- Does a Gluten-Free Diet Help With Repetitive Behaviors in Autistic Kids?
- Can an Unhealthy Digestive System Cause Behavior Problems in Children?
- Which Fish Oils Are the Best for a Teen's Brain?
- Can Iron Intake Cause Poor Behavior in an Autistic Child?
- What Are the Treatments for Impulse Control Disorder in Children?
Supplements for Kids With Sensory Integration Problems
Sensory processing disorder, or SPD, is a condition in which the brain is unable to handle various types of messages received through the senses 4. The disorder affects the five senses -- vision, hearing, touch, smell and taste -- as well as vestibular function and proprioception, which is a person’s awareness of his body in the environment. It is sometimes associated with autism and can lead to disturbing behaviors such as repetitive movements, attention deficits and behavioral problems. Some nutritional supplements might be helpful for children with this condition.
Omega-3 Fatty Acids
Fish and fish oil are good sources of omega-3 fatty acids, which might help a child with sensory processing disorder 4. Omega-3 fatty acids help support brain development and normal brain function. Additionally, these essential fatty acids are important to process visual signals, which could impact children who are overly sensitive to visual environmental stimuli. You can get omega-3 fatty acids through certain types of fish, and they are also available over the counter as supplements.
Calcium and Vitamin D
Some parents have had success with wheat-free and casein-free diets to help with symptoms of SPD associated with autism. Gluten -- the protein found in wheat, rye and barley -- and casein -- the protein found in milk and dairy products -- might have an impact on intestinal inflammation in a condition known as leaky gut syndrome. Eliminating foods with these types of proteins might reduce symptoms of autism and sensory processing disorder 4. However, children who do not eat these types of foods might need extra vitamin supplements, such as calcium and vitamin D, which might be missing from their diets.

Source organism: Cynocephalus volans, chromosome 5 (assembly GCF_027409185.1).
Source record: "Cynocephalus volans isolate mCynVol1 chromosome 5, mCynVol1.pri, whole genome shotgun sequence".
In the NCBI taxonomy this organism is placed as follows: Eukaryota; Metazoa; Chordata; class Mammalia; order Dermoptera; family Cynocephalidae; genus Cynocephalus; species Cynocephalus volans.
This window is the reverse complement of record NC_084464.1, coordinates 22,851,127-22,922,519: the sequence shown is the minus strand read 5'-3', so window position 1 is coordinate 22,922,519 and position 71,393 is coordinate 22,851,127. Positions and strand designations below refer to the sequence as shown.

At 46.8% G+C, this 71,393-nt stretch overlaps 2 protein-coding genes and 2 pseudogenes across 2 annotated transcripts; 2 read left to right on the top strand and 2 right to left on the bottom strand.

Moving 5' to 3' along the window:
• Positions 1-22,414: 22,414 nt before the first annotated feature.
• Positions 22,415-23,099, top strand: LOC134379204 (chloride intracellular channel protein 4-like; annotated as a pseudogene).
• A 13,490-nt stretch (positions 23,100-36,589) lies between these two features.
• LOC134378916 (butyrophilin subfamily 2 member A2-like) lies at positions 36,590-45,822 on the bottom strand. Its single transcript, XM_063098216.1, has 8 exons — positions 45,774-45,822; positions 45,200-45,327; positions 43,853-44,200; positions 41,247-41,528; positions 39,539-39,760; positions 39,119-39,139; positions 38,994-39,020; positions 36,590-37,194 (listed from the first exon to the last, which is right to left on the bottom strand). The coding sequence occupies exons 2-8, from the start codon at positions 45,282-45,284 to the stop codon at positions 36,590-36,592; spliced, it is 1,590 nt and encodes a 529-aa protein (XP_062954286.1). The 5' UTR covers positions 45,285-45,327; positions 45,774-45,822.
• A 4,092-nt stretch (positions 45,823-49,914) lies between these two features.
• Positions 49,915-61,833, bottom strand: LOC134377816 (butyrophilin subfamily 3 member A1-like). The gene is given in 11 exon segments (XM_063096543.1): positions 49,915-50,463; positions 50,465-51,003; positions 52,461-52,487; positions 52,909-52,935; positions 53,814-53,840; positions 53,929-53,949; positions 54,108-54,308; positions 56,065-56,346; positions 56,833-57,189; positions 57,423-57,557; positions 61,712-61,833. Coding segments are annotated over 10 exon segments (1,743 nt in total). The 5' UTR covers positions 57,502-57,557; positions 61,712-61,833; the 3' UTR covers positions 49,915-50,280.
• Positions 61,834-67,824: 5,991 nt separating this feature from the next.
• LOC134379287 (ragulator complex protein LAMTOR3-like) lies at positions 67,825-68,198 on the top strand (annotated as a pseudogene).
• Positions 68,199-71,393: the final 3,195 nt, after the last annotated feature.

Magnesium and B-6
Magnesium is a type of mineral important for transmitting nerve messages between the brain and the body. Low levels of magnesium might be associated with an increase in sensory processing problems if nerve transmissions occur too slowly. Additionally, magnesium might work to defend the nervous system from becoming too overstimulated, which might be an issue for people with sensory processing disorder 4. Magnesium needs vitamin B-6 for absorption, so combining the two nutrients will maximize the effectiveness of this type of supplement.
If your child has been diagnosed with SPD, talk with your doctor about the types of supplements that could help with this condition. Some parents have had success with giving their children supplements to reduce negative symptoms of SPD, but supplements are not necessarily a cure for this condition. Your doctor or a nutritional specialist can guide you toward the types of nutrients your child needs for his situation.
- Center of Development Pediatric Therapies; "Nutrition, Supplements and Biomedical Therapies"; Elizabeth Strickland
- Autism Web: GFCF (Gluten-Free, Casein-Free) Diet for Autism Spectrum Disorders
- Developmental Delay Resources; "How Sensory Integration and Nutrition Interact"; Kelly Dorfman
- Sensory Processing Disorder Foundation: FAQ
- Brand X Pictures/Brand X Pictures/Getty Images